When we teach kids how to drive, we give them a few months in the classroom so they can learn the basics of driving and the rules of the road. Nobody in their right mind puts a teenager behind the wheel and says, while flying down the road, "Now, the brake pedal is the one on the left."
Not only is it safer, but it makes more sense to teach them outside of the car first. After they pass a competency test then they're allowed to use the technology (car).
We drop a calculator into the hands of teenagers and ask them to learn math at the same time. There isn't a safety factor here, but the principle is the same.
There's a different challenge in learning which buttons to press than learning the reasons behind why you press those buttons. We bring technology into the classroom thinking we're in service of the children, and instead do them a disservice. We double the concepts and think that one is helping the other. It isn't.
Begin by teaching user's manuals.
The use of a calculator, a program or web-based application can be easily taught by teaching children how to read a user's manual or follow instructions. It's a device, a tool.
Before they start up their new John Deere riding lawnmower, they should read the user's manual. Likewise, before they turn on their Hewlett-Packard 32sII, they should bend the spine of its little book.
Math classes and home schools can incorporate user's manual reading in their curriculum. It will prepare students to learn and understand technology, including calculators and applications.
Introduce the calculator after they have mastered the concept.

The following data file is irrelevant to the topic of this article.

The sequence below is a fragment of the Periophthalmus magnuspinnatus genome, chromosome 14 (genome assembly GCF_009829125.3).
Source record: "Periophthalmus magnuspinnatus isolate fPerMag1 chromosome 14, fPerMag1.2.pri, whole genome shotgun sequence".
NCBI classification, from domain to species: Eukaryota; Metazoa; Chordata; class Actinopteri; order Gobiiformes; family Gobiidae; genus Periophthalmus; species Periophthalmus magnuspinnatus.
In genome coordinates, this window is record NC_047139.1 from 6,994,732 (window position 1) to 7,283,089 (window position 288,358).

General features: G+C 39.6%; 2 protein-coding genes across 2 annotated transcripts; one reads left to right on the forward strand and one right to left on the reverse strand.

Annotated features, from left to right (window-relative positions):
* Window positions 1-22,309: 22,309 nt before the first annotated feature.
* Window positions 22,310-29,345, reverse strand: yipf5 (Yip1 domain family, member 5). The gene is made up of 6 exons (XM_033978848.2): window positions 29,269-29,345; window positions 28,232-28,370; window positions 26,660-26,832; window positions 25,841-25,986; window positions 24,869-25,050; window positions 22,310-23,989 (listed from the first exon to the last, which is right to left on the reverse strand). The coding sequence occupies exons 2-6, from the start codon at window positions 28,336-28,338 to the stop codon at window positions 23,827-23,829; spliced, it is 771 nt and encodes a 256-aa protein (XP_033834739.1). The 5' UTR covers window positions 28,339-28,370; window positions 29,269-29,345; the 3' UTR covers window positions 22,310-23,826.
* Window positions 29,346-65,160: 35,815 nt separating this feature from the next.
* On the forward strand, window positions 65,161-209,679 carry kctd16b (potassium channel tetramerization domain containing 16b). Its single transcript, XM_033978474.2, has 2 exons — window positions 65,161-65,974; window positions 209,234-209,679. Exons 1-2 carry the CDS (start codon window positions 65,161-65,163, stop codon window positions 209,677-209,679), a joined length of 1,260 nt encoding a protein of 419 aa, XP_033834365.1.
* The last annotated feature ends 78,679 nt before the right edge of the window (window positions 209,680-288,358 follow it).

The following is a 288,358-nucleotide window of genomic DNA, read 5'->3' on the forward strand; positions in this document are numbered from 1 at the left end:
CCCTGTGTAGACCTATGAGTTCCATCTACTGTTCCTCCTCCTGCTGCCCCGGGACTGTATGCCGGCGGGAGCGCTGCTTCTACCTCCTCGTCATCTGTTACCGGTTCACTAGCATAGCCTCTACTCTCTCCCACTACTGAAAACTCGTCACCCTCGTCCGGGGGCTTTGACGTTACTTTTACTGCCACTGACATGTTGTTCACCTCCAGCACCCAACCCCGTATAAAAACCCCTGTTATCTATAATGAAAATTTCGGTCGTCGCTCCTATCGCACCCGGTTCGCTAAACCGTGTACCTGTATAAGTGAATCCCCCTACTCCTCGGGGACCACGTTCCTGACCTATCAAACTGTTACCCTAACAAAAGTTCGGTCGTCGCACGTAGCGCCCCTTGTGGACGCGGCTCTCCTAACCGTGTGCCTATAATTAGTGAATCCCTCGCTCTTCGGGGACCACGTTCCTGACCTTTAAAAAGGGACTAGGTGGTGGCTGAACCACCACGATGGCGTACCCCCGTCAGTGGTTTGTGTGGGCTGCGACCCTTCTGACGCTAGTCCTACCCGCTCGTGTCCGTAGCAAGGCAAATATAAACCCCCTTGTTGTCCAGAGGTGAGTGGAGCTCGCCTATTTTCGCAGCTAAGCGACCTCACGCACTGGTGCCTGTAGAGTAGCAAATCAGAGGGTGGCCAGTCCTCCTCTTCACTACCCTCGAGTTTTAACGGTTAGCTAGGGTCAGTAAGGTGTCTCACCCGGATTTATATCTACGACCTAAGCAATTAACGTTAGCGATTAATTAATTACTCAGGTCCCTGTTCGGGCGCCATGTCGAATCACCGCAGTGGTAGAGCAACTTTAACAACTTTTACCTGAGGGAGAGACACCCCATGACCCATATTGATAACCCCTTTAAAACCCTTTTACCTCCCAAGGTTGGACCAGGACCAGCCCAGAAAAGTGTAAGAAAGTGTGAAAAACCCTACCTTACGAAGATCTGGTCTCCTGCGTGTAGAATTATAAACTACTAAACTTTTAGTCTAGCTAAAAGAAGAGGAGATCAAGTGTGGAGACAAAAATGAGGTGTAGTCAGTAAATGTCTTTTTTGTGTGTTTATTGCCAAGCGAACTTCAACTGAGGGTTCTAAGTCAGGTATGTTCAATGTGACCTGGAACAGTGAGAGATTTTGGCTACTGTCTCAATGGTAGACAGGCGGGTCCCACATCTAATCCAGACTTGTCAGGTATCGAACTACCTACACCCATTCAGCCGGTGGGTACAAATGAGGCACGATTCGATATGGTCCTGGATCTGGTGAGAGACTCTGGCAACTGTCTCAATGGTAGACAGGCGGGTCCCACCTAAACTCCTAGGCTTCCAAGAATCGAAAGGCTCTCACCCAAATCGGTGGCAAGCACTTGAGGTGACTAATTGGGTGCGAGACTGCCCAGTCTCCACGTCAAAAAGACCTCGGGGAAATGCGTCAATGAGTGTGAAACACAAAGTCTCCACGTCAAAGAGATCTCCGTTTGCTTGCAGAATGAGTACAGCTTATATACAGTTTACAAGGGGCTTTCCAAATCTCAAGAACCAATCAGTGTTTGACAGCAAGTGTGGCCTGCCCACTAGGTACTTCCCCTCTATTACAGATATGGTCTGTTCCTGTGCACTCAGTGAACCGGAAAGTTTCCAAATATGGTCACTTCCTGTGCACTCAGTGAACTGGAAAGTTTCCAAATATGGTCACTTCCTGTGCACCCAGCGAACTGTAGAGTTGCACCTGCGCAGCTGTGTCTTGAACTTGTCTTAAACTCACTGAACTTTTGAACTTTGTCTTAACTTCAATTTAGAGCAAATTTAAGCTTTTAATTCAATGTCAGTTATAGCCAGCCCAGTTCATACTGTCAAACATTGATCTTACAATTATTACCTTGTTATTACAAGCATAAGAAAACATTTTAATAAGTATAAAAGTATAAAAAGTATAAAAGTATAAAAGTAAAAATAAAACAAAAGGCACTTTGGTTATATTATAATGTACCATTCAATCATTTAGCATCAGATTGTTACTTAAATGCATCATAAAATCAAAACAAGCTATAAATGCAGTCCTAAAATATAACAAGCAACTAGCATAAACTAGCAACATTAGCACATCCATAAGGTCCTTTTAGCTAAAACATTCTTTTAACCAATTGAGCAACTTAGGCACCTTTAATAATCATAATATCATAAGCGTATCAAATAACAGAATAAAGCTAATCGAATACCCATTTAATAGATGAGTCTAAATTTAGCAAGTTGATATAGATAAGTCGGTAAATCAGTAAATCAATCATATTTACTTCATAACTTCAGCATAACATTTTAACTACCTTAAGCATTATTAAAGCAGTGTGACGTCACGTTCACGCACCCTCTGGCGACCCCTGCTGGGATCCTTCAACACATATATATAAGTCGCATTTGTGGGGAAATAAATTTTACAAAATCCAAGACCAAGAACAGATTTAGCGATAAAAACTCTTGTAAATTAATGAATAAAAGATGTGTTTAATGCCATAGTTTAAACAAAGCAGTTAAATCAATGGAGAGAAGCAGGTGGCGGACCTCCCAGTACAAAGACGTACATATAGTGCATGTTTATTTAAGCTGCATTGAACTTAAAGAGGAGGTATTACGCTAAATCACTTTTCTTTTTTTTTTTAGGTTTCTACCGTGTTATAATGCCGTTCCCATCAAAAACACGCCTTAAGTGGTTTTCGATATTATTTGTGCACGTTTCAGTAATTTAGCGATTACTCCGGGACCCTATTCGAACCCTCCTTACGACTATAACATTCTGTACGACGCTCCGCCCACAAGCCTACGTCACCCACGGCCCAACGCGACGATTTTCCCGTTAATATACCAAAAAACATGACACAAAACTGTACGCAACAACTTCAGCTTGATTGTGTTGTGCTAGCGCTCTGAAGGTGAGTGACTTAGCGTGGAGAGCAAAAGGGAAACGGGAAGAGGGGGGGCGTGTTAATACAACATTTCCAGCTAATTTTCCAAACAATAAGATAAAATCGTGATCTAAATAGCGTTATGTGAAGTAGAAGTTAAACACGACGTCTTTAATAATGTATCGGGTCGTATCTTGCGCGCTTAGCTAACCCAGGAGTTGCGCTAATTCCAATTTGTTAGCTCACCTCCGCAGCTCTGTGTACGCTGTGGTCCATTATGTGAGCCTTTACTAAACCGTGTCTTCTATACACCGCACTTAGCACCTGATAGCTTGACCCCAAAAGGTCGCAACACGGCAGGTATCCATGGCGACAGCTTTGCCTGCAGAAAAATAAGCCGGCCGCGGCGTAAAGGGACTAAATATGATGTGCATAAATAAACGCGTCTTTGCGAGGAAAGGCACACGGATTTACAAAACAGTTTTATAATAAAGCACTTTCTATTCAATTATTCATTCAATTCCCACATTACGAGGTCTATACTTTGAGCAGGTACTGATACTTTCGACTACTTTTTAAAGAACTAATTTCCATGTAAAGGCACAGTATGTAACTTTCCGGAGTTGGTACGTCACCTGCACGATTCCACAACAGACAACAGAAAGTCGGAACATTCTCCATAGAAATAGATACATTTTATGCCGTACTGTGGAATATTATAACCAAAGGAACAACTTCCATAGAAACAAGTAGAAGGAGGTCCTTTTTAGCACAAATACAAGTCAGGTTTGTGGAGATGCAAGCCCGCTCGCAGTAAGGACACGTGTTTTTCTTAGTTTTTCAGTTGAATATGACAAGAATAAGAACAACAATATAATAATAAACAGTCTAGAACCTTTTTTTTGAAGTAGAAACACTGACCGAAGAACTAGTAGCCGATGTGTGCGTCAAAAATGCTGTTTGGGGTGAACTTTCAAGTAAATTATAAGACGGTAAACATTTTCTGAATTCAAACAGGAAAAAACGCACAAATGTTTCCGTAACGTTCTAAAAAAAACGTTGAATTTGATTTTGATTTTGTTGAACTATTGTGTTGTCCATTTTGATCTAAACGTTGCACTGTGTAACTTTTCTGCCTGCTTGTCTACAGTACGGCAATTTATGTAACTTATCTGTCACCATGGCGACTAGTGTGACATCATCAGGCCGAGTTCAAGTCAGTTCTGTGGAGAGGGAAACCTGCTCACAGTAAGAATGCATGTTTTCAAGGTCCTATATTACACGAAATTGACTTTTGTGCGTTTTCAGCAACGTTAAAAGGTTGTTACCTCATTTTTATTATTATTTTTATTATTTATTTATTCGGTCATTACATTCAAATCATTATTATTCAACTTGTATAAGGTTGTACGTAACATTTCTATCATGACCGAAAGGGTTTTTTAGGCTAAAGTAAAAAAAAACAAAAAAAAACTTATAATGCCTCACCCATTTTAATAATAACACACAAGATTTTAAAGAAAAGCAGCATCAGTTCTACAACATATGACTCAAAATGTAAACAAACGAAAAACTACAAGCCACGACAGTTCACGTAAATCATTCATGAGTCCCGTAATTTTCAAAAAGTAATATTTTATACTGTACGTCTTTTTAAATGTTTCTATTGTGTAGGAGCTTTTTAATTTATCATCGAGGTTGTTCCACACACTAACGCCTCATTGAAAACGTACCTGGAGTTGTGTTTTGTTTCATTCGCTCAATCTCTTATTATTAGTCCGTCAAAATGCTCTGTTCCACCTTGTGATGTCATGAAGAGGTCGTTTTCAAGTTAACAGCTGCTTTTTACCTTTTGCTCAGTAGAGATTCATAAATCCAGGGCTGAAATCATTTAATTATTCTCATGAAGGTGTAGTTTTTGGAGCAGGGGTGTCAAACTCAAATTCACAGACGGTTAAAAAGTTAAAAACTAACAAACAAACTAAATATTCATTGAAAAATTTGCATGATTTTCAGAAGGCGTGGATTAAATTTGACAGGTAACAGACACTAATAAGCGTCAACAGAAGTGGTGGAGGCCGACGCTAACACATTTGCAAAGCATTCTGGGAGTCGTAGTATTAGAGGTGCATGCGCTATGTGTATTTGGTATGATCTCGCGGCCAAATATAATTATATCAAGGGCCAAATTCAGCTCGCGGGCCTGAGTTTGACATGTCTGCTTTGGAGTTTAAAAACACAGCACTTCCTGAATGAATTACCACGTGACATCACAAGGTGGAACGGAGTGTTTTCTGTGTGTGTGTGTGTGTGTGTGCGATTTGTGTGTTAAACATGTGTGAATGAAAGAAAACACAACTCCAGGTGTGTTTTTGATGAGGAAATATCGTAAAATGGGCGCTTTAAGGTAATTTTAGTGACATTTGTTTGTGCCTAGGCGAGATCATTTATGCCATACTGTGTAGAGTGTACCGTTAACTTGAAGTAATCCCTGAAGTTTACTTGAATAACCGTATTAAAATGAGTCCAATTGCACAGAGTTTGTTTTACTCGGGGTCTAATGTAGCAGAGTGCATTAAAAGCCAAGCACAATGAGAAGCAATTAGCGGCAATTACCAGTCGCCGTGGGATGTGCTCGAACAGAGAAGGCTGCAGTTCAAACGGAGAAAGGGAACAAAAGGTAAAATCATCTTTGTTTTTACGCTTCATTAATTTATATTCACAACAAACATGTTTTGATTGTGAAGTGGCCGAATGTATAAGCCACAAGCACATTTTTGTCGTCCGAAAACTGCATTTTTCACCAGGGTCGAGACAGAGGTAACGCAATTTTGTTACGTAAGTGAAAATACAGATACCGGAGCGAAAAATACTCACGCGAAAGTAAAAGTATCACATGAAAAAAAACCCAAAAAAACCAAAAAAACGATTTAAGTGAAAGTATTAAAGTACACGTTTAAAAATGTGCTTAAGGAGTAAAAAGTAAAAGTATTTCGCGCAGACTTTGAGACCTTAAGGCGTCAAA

Teaching children to do math through calculator use can destroy their sense of confidence in doing it themselves and also make them uncomfortable with the tool. Allow them to fully understand an entire concept in mathematics before giving them technology.
If you want them to learn to graph on a calculator, make sure they can do it with pencil and paper first. Allow a few years between the initial introduction of a concept and learning to make it work on a calculator. This should provide ample time for them to practice it and build their confidence that they can do it without the crutch.
When they are ready, give them the user's manual to the calculator. Have them do problems by hand on one side of their paper. Have them write the page numbers from the user's manual and keystrokes for the calculator in a column next to it.
When they have completed this, let them confirm their keystrokes are correct by doing it in the tool. This reinforces the connection between what they have learned, and can do on paper, with what's being done in the machine.
Do you give your kids a calculator to learn on? Will you continue to do so? Share your thoughts and ideas in the comments.
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